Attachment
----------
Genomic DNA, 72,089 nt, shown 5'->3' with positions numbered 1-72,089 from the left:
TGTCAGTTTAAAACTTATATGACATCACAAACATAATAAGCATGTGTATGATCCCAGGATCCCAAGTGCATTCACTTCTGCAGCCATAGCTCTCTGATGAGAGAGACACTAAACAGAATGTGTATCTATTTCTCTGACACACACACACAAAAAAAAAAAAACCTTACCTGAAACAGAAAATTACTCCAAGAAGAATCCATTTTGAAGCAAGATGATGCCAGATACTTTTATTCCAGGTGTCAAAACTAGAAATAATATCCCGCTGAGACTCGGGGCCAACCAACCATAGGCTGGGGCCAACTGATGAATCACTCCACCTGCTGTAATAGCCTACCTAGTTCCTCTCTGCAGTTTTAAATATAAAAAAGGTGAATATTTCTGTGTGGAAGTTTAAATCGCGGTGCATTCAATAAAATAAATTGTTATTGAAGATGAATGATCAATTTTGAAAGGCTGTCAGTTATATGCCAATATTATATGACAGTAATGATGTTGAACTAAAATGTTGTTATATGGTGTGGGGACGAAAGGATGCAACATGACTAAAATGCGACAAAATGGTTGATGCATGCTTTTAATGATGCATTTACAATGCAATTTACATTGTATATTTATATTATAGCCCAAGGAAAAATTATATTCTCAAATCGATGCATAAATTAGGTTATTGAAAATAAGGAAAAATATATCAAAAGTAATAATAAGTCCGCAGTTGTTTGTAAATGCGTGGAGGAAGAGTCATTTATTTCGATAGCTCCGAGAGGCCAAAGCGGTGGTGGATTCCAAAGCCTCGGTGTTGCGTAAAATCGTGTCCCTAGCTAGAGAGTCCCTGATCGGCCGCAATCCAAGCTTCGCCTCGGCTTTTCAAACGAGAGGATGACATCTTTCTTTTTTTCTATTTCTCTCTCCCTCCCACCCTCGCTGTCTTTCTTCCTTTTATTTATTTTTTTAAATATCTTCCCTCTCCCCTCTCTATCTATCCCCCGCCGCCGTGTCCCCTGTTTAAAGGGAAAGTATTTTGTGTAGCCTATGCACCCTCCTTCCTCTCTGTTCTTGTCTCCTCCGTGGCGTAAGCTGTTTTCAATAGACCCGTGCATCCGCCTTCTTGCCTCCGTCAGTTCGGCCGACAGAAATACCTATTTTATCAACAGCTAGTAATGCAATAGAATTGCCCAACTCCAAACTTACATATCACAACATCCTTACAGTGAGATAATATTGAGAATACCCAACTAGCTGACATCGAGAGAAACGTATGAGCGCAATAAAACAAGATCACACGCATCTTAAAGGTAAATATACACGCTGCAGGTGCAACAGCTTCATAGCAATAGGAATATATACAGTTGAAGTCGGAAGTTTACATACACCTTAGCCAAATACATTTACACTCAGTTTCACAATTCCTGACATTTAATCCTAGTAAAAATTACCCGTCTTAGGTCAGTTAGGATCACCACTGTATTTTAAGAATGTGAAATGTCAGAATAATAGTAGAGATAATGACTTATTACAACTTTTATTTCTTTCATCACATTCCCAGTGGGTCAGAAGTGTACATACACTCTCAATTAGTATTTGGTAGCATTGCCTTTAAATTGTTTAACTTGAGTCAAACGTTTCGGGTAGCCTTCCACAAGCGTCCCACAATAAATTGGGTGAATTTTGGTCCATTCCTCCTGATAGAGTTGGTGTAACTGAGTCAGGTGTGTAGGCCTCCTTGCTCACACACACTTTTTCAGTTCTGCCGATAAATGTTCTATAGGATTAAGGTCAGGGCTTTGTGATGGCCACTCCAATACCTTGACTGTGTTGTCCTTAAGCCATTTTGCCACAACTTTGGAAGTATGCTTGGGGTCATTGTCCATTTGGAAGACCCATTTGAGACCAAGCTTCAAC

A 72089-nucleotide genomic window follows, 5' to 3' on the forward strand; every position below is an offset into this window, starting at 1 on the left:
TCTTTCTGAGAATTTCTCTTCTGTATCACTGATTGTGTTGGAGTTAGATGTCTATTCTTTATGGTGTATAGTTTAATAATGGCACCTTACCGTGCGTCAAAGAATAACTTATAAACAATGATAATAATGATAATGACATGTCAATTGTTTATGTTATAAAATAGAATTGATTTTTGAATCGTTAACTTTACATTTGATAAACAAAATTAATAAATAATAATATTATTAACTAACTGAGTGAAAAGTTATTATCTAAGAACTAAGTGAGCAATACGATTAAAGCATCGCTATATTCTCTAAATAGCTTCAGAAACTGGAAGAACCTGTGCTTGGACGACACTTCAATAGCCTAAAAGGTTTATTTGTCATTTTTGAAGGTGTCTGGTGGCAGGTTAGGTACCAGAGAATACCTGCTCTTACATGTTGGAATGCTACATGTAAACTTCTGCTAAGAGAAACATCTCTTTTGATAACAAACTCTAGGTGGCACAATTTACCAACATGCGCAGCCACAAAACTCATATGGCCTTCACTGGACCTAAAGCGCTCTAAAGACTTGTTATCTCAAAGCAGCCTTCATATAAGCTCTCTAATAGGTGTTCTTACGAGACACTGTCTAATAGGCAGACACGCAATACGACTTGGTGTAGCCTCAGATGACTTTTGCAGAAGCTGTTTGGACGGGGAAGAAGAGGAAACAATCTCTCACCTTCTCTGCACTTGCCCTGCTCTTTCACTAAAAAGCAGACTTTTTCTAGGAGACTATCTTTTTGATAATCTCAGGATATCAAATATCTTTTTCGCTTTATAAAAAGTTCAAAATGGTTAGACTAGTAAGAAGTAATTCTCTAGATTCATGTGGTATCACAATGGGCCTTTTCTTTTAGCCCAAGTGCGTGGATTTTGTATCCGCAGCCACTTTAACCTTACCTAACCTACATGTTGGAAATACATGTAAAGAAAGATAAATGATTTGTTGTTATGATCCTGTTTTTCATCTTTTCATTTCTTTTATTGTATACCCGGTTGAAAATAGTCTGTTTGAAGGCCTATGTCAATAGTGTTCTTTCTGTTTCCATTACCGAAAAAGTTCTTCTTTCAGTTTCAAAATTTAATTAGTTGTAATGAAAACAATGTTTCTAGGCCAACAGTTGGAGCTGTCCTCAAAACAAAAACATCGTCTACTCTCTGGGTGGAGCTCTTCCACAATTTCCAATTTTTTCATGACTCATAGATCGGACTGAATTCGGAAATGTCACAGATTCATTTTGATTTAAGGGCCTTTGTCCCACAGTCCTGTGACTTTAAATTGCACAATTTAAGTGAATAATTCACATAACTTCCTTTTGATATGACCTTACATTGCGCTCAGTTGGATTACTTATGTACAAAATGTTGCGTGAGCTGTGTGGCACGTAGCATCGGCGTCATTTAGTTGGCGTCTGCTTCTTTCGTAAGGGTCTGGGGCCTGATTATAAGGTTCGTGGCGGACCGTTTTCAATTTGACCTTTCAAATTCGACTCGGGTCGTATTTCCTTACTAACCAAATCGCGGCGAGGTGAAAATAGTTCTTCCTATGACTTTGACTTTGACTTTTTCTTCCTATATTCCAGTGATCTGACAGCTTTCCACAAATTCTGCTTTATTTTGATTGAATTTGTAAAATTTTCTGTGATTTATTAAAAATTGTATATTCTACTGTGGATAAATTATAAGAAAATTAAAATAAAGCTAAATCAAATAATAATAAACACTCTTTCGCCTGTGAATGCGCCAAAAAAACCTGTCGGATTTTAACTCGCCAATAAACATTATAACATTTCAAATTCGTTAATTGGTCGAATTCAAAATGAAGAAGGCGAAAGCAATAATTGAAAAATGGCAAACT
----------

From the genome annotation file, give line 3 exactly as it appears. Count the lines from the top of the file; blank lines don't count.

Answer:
A 72089-nucleotide genomic window follows, 5' to 3' on the forward strand; every position below is an offset into this window, starting at 1 on the left: